## Problem-Solving Strategies and Techniques

I. Identifying Prime Numbers

A prime number is a number greater than 1 that has exactly two factors: 1 and itself. To check if a number is prime, follow these steps:

Find the square root of the number.

Check for divisibility by prime numbers less than or equal to the square root.

If the number is not divisible by any of these prime numbers, it is prime.

Example: Is 29 a prime number?

√29 ≈ 5.4

Check divisibility by 2, 3, and 5 (prime numbers less than or equal to 5.4).

29 is not divisible by 2, 3, or 5, so it is a prime number.

II. Finding the Number of Factors

To find the number of factors for a given number, follow these steps:

Find the prime factorization of the number.

Add 1 to each exponent in the prime factorization.

Multiply the resulting numbers together.

Example: Find the number of factors of 60.

Prime factorization of 60: 2^{2} × 3^{1} × 5^{1}

Add 1 to each exponent: (2 + 1) × (1 + 1) × (1 + 1)

Multiply the resulting numbers: 3 × 2 × 2 = 12 factors

III. Determining the Sum of Factors

To find the sum of all factors of a given number, follow these steps:

Find the prime factorization of the number.

For each prime factor, raise it to one power greater than its exponent and subtract one. Then, divide the result by the prime factor minus one.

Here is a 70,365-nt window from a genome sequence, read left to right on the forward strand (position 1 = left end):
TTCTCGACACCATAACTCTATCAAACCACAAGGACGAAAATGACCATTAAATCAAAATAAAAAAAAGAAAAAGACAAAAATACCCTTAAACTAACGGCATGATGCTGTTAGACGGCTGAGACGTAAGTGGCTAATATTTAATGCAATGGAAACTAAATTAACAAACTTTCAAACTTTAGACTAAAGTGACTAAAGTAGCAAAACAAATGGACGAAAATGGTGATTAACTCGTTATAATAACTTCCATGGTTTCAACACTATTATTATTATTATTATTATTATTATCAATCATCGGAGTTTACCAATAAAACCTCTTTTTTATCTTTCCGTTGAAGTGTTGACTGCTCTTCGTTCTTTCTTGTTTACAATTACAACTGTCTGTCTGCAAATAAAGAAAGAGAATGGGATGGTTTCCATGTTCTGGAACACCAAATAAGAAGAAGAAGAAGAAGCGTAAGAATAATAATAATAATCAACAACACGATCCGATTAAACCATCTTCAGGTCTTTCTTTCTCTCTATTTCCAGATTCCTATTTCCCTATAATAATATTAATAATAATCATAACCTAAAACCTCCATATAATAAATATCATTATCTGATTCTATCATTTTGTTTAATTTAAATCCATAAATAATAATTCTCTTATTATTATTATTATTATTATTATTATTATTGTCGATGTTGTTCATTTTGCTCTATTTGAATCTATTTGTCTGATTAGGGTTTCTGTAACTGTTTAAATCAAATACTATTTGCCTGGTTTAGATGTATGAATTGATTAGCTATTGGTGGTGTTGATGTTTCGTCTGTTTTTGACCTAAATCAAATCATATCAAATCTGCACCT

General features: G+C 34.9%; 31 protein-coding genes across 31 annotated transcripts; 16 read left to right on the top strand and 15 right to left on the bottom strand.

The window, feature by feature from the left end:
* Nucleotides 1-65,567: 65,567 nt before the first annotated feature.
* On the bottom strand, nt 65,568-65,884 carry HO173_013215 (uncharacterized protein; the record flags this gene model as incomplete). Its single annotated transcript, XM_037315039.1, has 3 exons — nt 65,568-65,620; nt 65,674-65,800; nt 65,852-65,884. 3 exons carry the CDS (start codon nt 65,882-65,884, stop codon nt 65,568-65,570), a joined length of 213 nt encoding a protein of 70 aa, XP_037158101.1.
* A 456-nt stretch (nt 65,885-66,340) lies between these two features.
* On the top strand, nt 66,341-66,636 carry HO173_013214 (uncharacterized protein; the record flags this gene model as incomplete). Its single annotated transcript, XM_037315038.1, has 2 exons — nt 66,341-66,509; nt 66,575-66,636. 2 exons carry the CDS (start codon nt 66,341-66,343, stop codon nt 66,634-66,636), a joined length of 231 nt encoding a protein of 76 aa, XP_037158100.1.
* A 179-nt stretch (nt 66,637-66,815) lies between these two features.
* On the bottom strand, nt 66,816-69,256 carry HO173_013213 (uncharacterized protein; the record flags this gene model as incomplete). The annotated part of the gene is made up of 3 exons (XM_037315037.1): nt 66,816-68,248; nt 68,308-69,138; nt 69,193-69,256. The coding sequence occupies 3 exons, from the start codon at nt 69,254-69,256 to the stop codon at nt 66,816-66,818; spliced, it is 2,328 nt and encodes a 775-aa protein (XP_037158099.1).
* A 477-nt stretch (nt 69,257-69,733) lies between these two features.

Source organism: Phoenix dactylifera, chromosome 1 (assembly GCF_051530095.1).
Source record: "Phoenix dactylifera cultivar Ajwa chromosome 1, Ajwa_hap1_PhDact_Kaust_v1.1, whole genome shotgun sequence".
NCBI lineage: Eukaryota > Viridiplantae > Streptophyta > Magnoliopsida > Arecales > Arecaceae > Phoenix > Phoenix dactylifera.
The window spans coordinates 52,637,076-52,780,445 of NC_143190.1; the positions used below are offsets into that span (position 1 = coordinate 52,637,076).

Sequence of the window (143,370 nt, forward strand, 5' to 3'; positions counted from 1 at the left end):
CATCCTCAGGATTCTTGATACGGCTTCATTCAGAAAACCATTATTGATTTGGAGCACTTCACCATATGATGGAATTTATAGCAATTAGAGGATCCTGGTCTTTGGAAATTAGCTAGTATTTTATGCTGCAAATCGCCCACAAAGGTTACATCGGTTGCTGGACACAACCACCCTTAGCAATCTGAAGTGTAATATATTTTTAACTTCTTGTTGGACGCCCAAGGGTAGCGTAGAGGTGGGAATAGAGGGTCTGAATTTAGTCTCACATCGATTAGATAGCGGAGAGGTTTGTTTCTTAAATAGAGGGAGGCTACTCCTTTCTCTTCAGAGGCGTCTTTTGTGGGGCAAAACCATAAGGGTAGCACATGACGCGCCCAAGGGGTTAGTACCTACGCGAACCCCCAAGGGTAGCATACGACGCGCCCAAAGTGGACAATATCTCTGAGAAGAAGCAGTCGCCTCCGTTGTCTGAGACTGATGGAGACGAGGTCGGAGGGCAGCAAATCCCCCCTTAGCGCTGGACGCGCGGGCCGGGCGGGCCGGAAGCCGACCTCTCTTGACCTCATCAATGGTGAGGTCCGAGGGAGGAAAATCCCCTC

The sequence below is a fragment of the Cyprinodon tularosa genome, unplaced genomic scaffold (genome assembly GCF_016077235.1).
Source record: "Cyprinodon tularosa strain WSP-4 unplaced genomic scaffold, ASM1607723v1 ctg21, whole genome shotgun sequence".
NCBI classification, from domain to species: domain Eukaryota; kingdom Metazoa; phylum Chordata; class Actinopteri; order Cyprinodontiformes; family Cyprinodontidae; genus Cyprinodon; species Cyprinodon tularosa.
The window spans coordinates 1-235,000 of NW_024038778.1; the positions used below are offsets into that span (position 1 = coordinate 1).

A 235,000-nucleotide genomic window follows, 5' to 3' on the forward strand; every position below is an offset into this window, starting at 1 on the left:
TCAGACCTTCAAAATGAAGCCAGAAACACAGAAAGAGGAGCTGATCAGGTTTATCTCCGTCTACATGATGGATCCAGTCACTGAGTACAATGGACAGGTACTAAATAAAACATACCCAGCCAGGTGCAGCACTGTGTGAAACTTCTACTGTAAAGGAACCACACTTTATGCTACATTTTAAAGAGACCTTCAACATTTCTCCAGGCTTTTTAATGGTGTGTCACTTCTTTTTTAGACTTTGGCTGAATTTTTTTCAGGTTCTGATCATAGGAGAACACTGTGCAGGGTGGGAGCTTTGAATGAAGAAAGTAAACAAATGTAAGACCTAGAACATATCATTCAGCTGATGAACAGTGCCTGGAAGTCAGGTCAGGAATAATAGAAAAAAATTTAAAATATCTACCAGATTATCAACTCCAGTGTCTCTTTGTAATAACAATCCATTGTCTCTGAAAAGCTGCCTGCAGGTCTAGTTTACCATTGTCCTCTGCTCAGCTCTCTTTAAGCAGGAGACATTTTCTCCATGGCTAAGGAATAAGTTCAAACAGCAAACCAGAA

Multiply the resulting numbers together.

Example: Find the sum of factors of 60.

Prime factorization of 60: 2^{2} × 3^{1} × 5^{1}

Apply the formula to each prime factor:

For 2: (2^{(2+1)} – 1) / (2 – 1) = (2^{3} – 1) / 1 = 7

For 3: (3^{(1+1)} – 1) / (3 – 1) = (3^{2} – 1) / 2 = 4

For 5: (5^{(1+1)} – 1) / (5 – 1) = (5^{2} – 1) / 4 = 6

Multiply the resulting numbers: 7 × 4 × 6 = 168

In conclusion, factors and multiples are fundamental concepts in number properties, and a thorough understanding of these topics is crucial for acing the GMAT Quantitative section. By mastering the techniques presented in this four-part series, you will be well-equipped to tackle GMAT problems related to factors and multiples.